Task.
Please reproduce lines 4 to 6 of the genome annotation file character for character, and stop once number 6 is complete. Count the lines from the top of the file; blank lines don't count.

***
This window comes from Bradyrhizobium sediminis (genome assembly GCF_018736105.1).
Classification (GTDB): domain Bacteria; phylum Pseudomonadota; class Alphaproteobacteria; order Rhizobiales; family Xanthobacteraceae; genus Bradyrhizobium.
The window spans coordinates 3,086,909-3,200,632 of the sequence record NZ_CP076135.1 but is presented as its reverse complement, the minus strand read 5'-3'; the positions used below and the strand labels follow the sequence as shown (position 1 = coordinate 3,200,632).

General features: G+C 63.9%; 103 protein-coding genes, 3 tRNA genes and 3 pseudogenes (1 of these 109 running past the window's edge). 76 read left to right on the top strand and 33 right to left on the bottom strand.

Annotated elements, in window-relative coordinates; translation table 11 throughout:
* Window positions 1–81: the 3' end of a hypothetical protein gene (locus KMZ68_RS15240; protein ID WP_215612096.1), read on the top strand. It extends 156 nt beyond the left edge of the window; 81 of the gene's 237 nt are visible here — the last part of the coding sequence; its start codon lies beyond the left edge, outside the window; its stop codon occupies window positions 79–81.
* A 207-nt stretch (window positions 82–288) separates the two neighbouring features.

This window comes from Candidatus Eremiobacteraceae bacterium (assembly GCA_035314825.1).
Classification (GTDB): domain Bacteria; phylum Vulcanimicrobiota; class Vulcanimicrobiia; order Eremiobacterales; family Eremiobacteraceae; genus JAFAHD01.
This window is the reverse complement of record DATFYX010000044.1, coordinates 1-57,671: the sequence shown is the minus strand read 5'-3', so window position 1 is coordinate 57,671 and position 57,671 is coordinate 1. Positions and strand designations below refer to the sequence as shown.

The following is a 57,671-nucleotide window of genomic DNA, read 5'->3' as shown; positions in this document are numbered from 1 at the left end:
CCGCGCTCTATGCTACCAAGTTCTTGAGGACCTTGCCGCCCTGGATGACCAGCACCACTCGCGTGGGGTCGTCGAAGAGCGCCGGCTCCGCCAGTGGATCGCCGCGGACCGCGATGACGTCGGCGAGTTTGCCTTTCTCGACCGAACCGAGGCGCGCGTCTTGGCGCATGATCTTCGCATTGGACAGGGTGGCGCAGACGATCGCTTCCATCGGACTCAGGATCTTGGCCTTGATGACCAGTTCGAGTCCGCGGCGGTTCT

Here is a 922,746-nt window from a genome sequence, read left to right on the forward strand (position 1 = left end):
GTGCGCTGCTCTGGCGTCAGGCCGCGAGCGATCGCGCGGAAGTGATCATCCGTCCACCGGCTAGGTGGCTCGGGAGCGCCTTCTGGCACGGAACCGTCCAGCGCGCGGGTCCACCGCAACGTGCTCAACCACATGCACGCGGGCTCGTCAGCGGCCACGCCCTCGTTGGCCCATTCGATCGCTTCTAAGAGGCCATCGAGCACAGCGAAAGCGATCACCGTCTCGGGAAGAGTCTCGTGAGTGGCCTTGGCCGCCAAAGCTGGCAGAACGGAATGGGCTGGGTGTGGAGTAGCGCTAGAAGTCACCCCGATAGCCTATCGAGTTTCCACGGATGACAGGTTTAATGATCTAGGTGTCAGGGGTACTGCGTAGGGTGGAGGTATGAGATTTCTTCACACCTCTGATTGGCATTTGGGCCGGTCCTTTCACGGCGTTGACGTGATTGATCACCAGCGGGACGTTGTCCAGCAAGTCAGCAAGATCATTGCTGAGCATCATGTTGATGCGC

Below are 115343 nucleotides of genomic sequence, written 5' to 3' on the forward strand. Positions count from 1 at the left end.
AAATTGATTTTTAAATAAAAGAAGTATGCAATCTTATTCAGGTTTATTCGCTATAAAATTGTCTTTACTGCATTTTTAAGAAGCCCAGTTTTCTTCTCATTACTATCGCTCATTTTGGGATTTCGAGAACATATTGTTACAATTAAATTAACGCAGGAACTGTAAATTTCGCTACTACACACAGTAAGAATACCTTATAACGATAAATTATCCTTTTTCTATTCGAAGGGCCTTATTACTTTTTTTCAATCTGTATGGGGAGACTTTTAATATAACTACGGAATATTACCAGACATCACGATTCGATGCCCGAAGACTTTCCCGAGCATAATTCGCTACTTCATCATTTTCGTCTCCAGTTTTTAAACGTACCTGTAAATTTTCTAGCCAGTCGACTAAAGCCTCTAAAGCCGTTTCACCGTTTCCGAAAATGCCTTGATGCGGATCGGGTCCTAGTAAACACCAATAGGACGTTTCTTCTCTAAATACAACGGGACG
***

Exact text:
General features: G+C 63.9%; 103 protein-coding genes, 3 tRNA genes and 3 pseudogenes (1 of these 109 running past the window's edge). 76 read left to right on the top strand and 33 right to left on the bottom strand.

Annotated elements, in window-relative coordinates; translation table 11 throughout:
* Window positions 1–81: the 3' end of a hypothetical protein gene (locus KMZ68_RS15240; protein ID WP_215612096.1), read on the top strand. It extends 156 nt beyond the left edge of the window; 81 of the gene's 237 nt are visible here — the last part of the coding sequence; its start codon lies beyond the left edge, outside the window; its stop codon occupies window positions 79–81.